A photovoltaic system, also PV system or solar power system, is a power system designed to supply usable solar power by means of photovoltaics. It consists of an arrangement of several components, including solar panels to absorb and convert sunlight into electricity, a solar inverter to convert the output from direct to alternating current, as well as mounting, cabling, and other electrical accessories to set up a working system.

It may also use a solar tracking system to improve the system’s overall performance and include an integrated battery solution, as prices for storage devices are expected to decline. Strictly speaking, a solar array only encompasses the ensemble of solar panels, the visible part of the PV system, and does not include all the other hardware, often summarized as balance of system (BOS). As PV systems convert light directly into electricity, they are not to be confused with other solar technologies, such as concentrated solar power or solar thermal, used for heating and cooling.

PV systems range from small, rooftop-mounted or building-integrated systems with capacities from a few to several tens of kilowatts, to large utility-scale power stations of hundreds of megawatts. Nowadays, most PV systems are grid-connected, while off-grid or stand-alone systems account for a small portion of the market.

Operating silently and without any moving parts or environmental emissions, PV systems have developed from being niche market applications into a mature technology used for mainstream electricity generation. A rooftop system recoups the invested energy for its manufacturing and installation within 0.7 to 2 years and produces about 95 percent of net clean renewable energy over a 30-year service lifetime.[1]:30[2][3]

Due to the growth of photovoltaics, prices for PV systems have rapidly declined since their introduction. However, they vary by market and the size of the system. In 2014, prices for residential 5-kilowatt systems in the

United States were around $3.29 per watt,[4] while in the highly penetrated German market, prices for rooftop systems of up to 100 kW declined to €1.24 per watt.[5] Nowadays, solar PV modules account for less than half of the system’s overall cost,[6] leaving the rest to the remaining BOS-components and to soft costs, which include customer acquisition, permitting, inspection and interconnection, installation labor and financing costs.[7]:14

A photovoltaic system, also PV system or solar power system, is a power system designed to supply usable solar power by means of photovoltaics. It consists of an arrangement of several components, including solar panels to absorb and convert sunlight into electricity, a solar inverter to convert the output from direct to alternating current, as well as mounting, cabling, and other electrical accessories to set up a working system.

It may also use a solar tracking system to improve the system’s overall performance and include an integrated battery solution, as prices for storage devices are expected to decline. Strictly speaking, a solar array only encompasses the ensemble of solar panels, the visible part of the PV system, and does not include all the other hardware, often summarized as balance of system (BOS). As PV systems convert light directly into electricity, they are not to be confused with other solar technologies, such as concentrated solar power or solar thermal, used for heating and cooling.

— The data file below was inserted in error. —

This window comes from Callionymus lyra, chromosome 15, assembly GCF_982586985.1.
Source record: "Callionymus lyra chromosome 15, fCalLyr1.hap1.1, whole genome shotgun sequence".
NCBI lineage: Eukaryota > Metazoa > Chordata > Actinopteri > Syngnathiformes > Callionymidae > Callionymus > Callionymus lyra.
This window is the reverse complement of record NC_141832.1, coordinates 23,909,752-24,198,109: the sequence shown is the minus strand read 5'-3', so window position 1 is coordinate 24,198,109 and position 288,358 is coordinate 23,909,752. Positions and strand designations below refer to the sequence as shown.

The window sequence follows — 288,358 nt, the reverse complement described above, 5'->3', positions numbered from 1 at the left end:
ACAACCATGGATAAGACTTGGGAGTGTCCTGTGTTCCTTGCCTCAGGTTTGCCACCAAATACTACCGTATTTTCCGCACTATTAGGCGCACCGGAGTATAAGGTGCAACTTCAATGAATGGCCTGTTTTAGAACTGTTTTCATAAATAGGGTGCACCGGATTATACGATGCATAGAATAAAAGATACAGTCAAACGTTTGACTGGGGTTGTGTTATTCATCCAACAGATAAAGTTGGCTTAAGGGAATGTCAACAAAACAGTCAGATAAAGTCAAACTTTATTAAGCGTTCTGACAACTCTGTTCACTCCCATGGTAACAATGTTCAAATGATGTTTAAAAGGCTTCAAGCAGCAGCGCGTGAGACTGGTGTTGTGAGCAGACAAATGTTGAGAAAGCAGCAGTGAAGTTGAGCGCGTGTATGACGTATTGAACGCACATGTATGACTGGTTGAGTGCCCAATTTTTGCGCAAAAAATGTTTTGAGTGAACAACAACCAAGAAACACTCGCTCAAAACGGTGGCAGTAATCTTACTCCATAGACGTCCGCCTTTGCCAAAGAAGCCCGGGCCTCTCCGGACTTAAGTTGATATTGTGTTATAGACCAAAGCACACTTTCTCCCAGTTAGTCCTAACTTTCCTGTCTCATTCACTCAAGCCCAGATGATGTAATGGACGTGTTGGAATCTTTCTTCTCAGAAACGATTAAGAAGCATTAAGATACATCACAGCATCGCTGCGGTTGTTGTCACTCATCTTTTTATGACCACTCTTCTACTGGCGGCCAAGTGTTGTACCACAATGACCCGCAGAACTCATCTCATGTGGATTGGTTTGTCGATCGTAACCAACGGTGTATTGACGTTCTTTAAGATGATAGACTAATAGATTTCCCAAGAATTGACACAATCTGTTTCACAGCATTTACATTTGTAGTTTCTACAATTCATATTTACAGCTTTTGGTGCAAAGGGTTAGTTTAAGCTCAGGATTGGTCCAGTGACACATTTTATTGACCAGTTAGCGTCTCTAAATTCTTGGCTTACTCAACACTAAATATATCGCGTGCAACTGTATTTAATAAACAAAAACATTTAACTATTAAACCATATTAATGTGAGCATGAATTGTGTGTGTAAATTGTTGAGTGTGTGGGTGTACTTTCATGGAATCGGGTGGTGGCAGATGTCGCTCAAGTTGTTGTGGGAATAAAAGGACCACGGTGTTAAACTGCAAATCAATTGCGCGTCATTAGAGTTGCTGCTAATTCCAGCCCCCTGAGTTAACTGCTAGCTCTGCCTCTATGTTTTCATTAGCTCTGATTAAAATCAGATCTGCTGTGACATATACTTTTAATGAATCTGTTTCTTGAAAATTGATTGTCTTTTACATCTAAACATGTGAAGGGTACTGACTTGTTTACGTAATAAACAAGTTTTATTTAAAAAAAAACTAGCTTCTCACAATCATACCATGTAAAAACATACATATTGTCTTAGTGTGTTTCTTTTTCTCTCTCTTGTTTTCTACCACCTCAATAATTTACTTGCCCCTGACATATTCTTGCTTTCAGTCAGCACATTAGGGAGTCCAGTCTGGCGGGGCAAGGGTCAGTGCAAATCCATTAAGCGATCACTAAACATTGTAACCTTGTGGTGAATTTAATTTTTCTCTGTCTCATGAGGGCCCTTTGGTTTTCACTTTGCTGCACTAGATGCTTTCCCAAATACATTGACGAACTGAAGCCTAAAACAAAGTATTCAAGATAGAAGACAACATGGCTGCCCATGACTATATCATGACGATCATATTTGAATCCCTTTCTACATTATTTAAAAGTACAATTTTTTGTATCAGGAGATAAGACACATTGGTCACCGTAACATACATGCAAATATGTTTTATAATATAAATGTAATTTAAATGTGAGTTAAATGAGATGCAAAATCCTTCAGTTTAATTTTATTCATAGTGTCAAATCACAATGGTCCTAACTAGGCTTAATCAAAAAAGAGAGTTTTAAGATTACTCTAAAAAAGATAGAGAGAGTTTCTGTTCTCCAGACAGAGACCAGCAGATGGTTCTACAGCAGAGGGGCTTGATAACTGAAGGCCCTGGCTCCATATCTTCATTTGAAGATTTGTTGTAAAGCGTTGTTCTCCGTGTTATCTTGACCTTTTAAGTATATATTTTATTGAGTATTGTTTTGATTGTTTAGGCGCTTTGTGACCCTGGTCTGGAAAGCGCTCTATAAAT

PV systems range from small, rooftop-mounted or building-integrated systems with capacities from a few to several tens of kilowatts, to large utility-scale power stations of hundreds of megawatts. Nowadays, most PV systems are grid-connected, while off-grid or stand-alone systems account for a small portion of the market.

Operating silently and without any moving parts or environmental emissions, PV systems have developed from being niche market applications into a mature technology used for mainstream electricity generation. A rooftop system recoups the invested energy for its manufacturing and installation within 0.7 to 2 years and produces about 95 percent of net clean renewable energy over a 30-year service lifetime.[1]:30[2][3]

Due to the growth of photovoltaics, prices for PV systems have rapidly declined since their introduction. However, they vary by market and the size of the system. In 2014, prices for residential 5-kilowatt systems in the

United States were around $3.29 per watt,[4] while in the highly penetrated German market, prices for rooftop systems of up to 100 kW declined to €1.24 per watt.[5] Nowadays, solar PV modules account for less than half of the system’s overall cost,[6] leaving the rest to the remaining BOS-components and to soft costs, which include customer acquisition, permitting, inspection and interconnection, installation labor and financing costs.[7]:14